The putting greens are bumpy, the “holes” stand five feet above ground, the fairways are far from pristine, and yappy little dogs are allowed to roam the course.
But, hey, the greens fees are under $3, and shirts are optional.
The Huntington Beach Disc Golf Course won’t remind anyone of Pebble Beach. But for thousands of devoted disc golfers, the 5,600-foot-long course of tall trees, scraggly grass and sloping fairways in Huntington Beach’s Central Park are magical.
The 28-year-old facility -- the second-oldest disc golf course in the United States -- features a pro shop complete with a snack bar, a variety of discs for purchase or rent, a head pro, lessons and weekly tournaments.
On Wednesday afternoon, a tournament drew 50 disc golf fanatics, as young as 13 and as old as 55, from as far as San Juan Capistrano and the San Fernando Valley. Phil Brathwaite, a 25-year-old disc golfer from Tujunga, didn’t think twice about the 90-minute haul down the San Diego Freeway at rush hour.
“It’s all about the people, the location,” said Brathwaite just before curving a 120-yard drive around a giant oak tree and landing his disc about 12 feet from the hole. “And it’s a great game.”
And a cheaper game than traditional golf, Brathwaite’s former passion.
“I played golf for 12 years, but it got too expensive and too time-consuming,” he said. “You can go play golf at Griffith Park and it can take you five or six hours. It’s not worth it.”
As in traditional golf, injuries caused by flying objects are part of the game. Throughout their 75-minute round, Brathwaite and his playing companions ducked and bobbed after hearing screams of “Fore!”
“These things can really hurt when they hit you,” Brathwaite said. “I’ve seen people get stitches and really messed up.”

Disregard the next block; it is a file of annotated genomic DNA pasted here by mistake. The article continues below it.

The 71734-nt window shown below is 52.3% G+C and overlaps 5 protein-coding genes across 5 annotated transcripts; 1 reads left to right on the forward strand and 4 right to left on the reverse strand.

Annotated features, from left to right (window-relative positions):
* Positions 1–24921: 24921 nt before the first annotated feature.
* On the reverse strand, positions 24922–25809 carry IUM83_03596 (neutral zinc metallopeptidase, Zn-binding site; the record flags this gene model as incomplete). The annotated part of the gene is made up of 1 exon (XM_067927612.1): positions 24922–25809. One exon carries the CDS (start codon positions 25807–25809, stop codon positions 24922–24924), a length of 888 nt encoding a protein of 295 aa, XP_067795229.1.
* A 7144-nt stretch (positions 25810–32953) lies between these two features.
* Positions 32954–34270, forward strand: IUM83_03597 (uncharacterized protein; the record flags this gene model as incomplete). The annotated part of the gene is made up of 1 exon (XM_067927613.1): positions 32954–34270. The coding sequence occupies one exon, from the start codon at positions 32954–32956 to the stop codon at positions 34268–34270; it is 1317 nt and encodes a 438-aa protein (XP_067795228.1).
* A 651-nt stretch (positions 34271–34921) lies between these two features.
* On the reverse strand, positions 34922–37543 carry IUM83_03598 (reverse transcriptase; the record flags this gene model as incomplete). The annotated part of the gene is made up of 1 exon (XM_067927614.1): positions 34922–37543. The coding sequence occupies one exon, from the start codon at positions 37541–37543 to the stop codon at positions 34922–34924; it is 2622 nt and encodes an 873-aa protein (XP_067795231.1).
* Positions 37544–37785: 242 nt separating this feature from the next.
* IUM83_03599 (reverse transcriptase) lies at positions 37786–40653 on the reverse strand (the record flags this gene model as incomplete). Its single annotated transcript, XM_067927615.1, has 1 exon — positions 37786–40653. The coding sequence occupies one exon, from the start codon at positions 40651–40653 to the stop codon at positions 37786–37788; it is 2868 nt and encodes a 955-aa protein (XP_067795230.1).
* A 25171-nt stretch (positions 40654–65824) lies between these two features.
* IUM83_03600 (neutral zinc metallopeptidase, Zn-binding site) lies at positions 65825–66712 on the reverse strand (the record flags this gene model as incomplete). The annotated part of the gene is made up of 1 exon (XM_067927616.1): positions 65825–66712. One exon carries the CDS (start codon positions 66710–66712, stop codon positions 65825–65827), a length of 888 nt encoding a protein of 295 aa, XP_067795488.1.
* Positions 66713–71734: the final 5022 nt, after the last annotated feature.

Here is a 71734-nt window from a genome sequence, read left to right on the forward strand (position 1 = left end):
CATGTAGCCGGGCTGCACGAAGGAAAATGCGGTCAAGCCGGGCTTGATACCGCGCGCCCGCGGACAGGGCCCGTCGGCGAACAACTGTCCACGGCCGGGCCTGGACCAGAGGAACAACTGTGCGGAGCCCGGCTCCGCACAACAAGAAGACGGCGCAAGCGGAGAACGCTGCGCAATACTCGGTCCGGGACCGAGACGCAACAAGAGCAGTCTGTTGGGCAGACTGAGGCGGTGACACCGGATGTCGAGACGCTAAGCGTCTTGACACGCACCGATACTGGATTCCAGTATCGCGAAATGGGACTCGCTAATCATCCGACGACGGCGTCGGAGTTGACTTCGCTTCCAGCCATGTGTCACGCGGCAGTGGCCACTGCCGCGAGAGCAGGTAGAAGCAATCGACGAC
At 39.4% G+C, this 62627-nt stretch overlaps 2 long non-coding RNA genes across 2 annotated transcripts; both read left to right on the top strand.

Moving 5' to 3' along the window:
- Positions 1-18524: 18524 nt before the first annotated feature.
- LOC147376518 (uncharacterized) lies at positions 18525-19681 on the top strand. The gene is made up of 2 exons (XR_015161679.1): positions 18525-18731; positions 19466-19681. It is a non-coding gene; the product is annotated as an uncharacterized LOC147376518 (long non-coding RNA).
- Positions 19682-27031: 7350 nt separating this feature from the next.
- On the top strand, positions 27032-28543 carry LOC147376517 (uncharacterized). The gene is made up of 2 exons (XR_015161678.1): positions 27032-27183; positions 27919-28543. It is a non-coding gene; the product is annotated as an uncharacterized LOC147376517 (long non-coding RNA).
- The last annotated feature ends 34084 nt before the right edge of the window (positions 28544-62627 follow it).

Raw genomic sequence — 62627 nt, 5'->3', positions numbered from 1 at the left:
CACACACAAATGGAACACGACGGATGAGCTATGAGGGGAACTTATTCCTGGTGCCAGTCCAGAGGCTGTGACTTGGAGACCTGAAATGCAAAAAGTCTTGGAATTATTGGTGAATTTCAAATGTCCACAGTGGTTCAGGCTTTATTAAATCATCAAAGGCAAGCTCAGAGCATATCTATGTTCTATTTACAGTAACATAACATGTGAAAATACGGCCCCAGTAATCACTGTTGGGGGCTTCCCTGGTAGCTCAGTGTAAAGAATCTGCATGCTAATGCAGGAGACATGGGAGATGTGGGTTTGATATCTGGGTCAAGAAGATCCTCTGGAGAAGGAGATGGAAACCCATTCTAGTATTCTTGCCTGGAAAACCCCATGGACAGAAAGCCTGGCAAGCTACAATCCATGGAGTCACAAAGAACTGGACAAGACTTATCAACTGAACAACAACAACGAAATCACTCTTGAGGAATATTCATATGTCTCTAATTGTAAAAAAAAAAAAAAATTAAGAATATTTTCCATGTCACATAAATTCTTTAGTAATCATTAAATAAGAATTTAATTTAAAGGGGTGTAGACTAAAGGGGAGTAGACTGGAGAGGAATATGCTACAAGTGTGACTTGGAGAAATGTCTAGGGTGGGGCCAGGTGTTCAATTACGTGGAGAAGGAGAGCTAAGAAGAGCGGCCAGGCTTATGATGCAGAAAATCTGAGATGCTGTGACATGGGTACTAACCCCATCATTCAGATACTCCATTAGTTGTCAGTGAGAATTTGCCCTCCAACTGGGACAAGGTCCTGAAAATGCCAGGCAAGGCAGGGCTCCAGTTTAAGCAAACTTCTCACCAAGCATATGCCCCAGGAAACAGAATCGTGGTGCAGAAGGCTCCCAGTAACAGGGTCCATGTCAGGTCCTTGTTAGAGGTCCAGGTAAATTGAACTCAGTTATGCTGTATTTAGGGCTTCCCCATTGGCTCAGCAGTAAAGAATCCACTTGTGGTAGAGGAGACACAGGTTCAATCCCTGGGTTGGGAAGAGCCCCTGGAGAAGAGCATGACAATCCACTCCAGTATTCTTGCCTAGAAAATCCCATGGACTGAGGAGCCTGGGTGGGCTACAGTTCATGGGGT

The rules are similar to golf. The object of the game is to throw a disc into a target -- an elevated metal basket sitting on a pole -- in as few attempts as possible. Players tee off from rubber mats, whipping their discs toward the hole. Most players use half-pound discs that are smaller and heavier than standard Frisbees. Instead of using yards as the measurement of distance, disc golf uses feet.
Some holes are tricky. The 11th hole at Huntington Beach -- a 295-foot par three -- requires precision and guts. Bordered on the left by a white wooden fence, the fairway is of maze of trees. At Wednesday’s tournament, one player’s slicing drive avoided the trees, but carried over the fence and landed on a dirt road next to the park’s Equestrian Center.
The player added a penalty stroke to his scorecard and took his next shot from the spot where the disc left the course. Most golfers wouldn’t scale an 8-foot fence to retrieve a ball, but then, golf balls don’t cost $15, as discs do.
Serious disc golfers carry up to 15 discs in small duffels, for use with long shots, medium-range shots and putting. Putters have blunt edges, helping them fly straight at slow speed. Drivers have thin edges, helping them fly straight at high speed.
Some players are so serious they carry up to three putters in their bags, for uphill, headwind and tailwind putts. All players know to keep quiet while their opponent is on the tee or about to hurl a disc.
The greens fees are 1/20th that of a decent public golf course, but the game can be just as maddening.
“It’s just as frustrating when you’ve got a putt lined up and a gust of wind takes your disc off course or rolls over the basket,” said Ron Louther of San Juan Capistrano.
Jerry Davis, co-owner and head pro at the course on Golden West Street, said disc golf is as addicting as regular golf.
“Watching something fly 400, 500 feet and landing it where you want it to, it’s just like ripping a drive on a regular course,” Davis said. “And you can throw a bunch of cruddy shots, but if you drop that 100-foot putt, it can bring you back for more.”
Every year, more disc golfers have been coming back for more. According to Davis, rounds have increased 10% each year over the last five years -- making Huntington Beach the second-busiest disc course in the country, accommodating 5,000 rounds a month during summer. The sport is also exploding nationally. There are nearly 1,500 courses in the U.S., about three times the number of seven years ago. Orange County also has courses in Tustin, Irvine and Anaheim.
But disc golf is still a relatively obscure sport to many, including some who visit Central Park and find themselves wandering into the field of play.
“People show up out of nowhere walking their dogs, showing up with their families right in the middle of the fairway,” Brathwaite said. “But we don’t mind. We love informing and educating them about our sport.”